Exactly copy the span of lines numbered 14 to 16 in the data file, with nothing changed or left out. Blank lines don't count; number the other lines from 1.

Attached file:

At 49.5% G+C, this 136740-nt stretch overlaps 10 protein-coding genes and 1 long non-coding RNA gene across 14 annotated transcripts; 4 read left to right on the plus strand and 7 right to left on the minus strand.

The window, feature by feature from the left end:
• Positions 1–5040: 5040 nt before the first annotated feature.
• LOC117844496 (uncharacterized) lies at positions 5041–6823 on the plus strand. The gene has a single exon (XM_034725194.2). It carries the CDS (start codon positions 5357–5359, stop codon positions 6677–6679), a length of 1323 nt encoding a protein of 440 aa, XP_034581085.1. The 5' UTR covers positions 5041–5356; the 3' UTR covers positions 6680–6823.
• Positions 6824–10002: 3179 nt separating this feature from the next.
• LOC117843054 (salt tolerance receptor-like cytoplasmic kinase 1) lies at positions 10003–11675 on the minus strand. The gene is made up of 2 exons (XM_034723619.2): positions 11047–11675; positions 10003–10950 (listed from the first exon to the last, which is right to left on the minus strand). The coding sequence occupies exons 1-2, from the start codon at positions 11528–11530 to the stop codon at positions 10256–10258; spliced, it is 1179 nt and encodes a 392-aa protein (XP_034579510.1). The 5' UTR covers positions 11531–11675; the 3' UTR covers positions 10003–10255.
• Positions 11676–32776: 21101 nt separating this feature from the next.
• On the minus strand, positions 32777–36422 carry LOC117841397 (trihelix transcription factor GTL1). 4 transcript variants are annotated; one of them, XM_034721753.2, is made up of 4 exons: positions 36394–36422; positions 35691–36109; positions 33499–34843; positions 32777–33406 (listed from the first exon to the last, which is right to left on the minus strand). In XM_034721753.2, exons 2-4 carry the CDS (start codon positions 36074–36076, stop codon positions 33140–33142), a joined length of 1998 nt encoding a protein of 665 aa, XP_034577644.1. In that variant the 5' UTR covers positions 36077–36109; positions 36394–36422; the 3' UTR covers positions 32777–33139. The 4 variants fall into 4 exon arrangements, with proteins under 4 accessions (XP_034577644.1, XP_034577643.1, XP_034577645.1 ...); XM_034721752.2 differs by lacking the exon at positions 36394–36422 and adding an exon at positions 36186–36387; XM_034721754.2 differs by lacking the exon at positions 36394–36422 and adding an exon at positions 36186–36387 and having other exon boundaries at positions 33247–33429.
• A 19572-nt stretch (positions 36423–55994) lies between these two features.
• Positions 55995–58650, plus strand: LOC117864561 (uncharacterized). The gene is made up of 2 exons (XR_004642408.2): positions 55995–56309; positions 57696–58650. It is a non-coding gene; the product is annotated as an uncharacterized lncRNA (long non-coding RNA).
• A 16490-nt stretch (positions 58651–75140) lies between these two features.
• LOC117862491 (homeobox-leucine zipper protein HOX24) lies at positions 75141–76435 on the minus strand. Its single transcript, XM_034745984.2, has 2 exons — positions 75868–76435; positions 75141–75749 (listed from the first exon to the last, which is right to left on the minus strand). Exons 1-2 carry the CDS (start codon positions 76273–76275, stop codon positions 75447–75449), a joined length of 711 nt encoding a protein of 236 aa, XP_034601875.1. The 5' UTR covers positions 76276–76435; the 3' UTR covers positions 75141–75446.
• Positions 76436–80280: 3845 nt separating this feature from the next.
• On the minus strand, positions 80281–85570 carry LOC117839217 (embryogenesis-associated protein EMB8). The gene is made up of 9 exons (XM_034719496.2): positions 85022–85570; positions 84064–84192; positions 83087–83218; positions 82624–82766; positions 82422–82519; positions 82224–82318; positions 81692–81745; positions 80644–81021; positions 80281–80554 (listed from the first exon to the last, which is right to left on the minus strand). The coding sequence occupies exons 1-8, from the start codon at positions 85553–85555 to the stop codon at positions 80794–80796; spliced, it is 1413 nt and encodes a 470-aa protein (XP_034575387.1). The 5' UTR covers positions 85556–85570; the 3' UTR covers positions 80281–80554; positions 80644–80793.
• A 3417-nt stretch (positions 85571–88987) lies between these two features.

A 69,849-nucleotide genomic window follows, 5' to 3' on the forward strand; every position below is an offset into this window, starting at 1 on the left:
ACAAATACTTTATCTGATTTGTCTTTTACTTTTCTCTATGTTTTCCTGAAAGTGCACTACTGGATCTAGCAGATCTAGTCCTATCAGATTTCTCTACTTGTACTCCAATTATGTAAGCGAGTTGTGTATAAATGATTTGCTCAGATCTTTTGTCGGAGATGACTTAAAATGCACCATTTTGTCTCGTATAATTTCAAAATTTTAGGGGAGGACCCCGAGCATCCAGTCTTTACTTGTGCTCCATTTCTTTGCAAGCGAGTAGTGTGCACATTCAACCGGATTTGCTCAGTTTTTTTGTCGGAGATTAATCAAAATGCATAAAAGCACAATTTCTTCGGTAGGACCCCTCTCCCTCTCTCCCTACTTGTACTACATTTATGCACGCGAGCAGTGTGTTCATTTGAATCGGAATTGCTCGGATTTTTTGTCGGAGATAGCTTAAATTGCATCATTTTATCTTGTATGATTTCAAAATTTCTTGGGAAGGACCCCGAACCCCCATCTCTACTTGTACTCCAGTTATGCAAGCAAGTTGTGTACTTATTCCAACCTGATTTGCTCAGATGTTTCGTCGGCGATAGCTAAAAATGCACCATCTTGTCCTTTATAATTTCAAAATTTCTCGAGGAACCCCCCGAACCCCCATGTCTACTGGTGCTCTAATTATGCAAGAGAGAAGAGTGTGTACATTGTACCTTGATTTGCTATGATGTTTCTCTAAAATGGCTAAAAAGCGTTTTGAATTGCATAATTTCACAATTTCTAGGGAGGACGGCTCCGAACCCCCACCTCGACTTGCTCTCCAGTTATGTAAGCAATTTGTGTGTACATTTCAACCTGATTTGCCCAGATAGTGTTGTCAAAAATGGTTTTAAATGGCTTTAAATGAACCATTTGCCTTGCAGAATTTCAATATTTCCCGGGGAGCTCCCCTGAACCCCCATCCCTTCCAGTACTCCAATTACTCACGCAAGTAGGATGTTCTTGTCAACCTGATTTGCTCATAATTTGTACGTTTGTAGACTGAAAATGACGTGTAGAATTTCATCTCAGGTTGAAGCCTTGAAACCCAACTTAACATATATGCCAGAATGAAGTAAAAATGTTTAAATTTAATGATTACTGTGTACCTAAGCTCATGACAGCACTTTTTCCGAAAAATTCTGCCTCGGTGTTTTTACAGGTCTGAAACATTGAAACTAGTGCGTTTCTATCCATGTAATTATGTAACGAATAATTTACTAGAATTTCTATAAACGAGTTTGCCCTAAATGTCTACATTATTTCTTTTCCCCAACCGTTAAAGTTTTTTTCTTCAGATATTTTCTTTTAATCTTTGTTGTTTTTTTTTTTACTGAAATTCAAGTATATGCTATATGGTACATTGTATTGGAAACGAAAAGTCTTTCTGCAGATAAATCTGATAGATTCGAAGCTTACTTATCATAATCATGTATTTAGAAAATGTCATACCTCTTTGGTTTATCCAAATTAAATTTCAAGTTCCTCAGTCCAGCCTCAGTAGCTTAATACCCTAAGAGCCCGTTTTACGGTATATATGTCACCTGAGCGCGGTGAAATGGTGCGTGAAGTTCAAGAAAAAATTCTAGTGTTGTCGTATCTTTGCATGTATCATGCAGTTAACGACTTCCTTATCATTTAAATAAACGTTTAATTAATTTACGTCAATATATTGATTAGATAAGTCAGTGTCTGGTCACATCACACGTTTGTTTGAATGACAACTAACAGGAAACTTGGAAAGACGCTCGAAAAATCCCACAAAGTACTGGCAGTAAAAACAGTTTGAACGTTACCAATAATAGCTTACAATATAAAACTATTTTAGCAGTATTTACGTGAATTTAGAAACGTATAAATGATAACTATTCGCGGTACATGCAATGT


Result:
• On the minus strand, positions 80281–85570 carry LOC117839217 (embryogenesis-associated protein EMB8). The gene is made up of 9 exons (XM_034719496.2): positions 85022–85570; positions 84064–84192; positions 83087–83218; positions 82624–82766; positions 82422–82519; positions 82224–82318; positions 81692–81745; positions 80644–81021; positions 80281–80554 (listed from the first exon to the last, which is right to left on the minus strand). The coding sequence occupies exons 1-8, from the start codon at positions 85553–85555 to the stop codon at positions 80794–80796; spliced, it is 1413 nt and encodes a 470-aa protein (XP_034575387.1). The 5' UTR covers positions 85556–85570; the 3' UTR covers positions 80281–80554; positions 80644–80793.
• A 3417-nt stretch (positions 85571–88987) lies between these two features.

A 69,849-nucleotide genomic window follows, 5' to 3' on the forward strand; every position below is an offset into this window, starting at 1 on the left: